Britain’s factories enjoyed better-than-expected growth last month, cementing expectations that the Bank of England will deliver the first interest rate hike in a decade.
Closely-watched figures from the IHS Markit/CIPS manufacturing purchasing managers’ index (PMI) showed the sector enjoyed a brisk start to the fourth quarter.
Firms also saw rising price pressures – further adding to the ammunition for hawks on the Bank’s rate-setting Monetary Policy Committee (MPC) as they seek to keep a lid on inflation.
The PMI reading – where the 50 mark separates growth from contraction – rose to 56.3 in October, up from 56.0 in September.
Sterling ticked slightly higher on the figures but appeared to have been held back from further gains by traders waiting to see the outcome of Thursday’s MPC decision.
The report said manufacturers benefited from strong conditions in the UK market as well as export growth, partly helped by the weakness of sterling – which is still more than 10% lower than before the Brexit vote and has made UK goods cheaper for overseas customers.
The latest figures suggested the sector was continuing to expand at a “solid” quarterly pace of nearly 1%.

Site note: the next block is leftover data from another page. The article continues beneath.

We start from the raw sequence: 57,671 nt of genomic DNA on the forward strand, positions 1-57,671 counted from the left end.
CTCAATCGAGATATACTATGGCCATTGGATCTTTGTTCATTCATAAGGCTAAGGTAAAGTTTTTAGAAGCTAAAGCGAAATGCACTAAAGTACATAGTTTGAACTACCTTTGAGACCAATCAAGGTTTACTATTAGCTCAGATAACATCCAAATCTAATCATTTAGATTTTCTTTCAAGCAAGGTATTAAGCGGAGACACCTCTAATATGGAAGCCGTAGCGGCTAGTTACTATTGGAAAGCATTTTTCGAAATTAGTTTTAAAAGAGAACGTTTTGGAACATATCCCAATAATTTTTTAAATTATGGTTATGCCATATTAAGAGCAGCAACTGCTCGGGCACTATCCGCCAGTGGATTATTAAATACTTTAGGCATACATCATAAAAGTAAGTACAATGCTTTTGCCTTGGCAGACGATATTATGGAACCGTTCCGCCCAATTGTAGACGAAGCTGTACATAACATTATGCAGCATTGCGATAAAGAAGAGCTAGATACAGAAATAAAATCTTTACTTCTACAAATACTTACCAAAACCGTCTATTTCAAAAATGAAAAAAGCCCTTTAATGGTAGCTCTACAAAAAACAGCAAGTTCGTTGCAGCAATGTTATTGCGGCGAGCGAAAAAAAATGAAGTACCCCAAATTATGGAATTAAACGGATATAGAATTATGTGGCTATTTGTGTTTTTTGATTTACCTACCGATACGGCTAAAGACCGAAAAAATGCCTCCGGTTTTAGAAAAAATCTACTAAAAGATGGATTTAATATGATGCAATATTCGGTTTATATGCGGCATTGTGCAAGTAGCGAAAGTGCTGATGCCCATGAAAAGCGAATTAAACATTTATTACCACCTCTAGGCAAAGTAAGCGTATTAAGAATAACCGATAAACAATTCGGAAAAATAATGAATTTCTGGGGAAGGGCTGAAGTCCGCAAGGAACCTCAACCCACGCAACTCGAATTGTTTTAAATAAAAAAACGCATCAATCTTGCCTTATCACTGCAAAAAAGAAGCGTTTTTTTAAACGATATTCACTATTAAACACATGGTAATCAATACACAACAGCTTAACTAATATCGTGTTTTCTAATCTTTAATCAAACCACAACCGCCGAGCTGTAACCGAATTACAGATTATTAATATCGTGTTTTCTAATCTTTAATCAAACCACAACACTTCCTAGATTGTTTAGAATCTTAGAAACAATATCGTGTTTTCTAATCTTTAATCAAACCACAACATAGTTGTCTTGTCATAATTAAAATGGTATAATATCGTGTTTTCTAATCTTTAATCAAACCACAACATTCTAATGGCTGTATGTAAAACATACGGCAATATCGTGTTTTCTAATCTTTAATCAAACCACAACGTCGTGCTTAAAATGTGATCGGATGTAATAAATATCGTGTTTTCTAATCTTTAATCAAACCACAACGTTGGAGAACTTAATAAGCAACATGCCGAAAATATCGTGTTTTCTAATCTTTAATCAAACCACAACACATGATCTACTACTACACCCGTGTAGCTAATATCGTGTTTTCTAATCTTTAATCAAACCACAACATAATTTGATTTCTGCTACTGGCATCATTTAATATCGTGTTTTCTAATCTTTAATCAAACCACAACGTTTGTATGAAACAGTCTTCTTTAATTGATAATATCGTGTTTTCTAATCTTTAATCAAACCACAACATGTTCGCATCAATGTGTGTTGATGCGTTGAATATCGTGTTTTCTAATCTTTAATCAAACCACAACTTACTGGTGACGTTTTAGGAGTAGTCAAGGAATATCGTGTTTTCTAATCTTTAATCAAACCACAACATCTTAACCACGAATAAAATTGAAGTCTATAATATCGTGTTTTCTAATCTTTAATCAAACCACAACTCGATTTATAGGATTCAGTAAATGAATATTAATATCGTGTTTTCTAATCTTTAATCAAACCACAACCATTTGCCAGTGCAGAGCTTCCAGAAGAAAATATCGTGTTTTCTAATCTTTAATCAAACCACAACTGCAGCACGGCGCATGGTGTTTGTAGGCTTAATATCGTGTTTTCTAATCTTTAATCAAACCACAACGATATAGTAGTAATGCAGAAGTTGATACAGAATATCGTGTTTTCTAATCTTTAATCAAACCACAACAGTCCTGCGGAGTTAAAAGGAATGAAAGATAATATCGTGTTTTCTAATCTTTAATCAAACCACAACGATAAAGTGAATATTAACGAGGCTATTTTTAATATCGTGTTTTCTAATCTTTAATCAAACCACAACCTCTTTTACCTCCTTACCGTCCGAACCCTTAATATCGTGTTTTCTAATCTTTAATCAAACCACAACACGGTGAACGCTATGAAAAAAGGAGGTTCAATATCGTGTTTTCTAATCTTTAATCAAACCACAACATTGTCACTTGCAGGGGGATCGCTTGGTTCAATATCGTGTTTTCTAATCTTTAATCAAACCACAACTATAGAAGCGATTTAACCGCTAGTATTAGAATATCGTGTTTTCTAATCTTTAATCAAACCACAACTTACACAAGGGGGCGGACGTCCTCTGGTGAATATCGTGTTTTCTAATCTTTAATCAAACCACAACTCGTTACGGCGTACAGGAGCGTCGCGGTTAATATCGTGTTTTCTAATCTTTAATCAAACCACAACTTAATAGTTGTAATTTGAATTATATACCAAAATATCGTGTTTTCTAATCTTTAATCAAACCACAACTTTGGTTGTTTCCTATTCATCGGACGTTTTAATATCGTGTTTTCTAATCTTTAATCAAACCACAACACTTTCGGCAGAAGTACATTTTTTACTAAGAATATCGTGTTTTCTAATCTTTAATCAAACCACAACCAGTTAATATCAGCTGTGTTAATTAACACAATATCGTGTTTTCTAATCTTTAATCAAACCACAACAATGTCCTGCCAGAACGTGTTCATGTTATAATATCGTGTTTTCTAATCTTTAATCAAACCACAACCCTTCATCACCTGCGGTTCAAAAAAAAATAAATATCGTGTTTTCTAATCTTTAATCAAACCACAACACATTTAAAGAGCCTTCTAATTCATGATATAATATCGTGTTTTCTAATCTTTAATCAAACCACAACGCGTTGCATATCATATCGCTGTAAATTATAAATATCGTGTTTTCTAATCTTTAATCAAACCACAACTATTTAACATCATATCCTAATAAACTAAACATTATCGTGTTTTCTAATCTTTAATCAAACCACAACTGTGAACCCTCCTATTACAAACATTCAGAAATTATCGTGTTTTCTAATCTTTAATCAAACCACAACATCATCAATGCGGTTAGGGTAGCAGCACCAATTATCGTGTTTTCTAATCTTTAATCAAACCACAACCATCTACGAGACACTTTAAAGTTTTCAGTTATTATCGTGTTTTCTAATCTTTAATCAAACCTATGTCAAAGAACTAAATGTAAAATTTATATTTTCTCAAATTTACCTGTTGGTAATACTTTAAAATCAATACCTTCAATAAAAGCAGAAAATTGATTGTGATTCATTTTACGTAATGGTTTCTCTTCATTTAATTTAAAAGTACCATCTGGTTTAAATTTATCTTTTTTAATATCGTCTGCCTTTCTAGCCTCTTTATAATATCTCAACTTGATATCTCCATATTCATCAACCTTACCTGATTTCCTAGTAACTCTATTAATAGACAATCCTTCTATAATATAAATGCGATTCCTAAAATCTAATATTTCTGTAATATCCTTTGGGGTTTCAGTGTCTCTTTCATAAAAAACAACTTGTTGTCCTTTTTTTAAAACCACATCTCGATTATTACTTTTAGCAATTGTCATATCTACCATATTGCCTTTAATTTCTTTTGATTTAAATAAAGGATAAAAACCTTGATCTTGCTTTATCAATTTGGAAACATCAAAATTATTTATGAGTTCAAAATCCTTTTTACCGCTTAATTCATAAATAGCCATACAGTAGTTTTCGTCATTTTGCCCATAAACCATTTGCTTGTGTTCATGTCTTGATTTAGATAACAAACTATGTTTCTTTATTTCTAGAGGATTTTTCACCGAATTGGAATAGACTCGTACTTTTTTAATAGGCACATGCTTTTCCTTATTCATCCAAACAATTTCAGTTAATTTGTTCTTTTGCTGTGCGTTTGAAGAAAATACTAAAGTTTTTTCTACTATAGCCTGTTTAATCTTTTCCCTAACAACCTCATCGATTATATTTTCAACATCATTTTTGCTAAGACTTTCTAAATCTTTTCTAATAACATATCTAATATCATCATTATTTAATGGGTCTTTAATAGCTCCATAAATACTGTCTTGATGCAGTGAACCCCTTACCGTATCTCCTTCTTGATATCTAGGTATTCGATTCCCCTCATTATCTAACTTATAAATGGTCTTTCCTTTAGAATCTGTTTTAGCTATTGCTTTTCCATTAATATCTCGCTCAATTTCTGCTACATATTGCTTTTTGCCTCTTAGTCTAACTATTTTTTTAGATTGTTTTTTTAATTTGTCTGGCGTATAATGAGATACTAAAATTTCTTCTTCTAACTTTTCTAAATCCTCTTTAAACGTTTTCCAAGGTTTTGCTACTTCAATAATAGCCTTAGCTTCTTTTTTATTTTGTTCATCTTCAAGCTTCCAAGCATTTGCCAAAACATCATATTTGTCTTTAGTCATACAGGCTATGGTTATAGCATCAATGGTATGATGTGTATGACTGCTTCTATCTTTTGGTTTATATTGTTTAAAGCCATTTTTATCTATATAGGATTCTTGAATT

Rob Dobson, director at IHS Markit, said: “UK manufacturing made an impressive start to the final quarter of 2017 as increased inflows of new work encouraged firms to ramp up production once again.
“The continued robust health of manufacturing and rising price pressures will help cement expectations of the Bank of England hiking interest rates.”
But James Smith, economist at ING Bank, said the overall post-referendum increase in output was still lower than what might have been expected given the boost to exports from the weak pound.
Meanwhile, the dominant services sector continued to struggle, consumers were being squeezed by inflation and Brexit uncertainty was weighing on investment, he added.
Mr Smith said that while none of that was likely to stop a rate hike, the uncertain outlook meant it looked unlikely that this would “evolve into a meaningful tightening cycle” of a series of rate rises.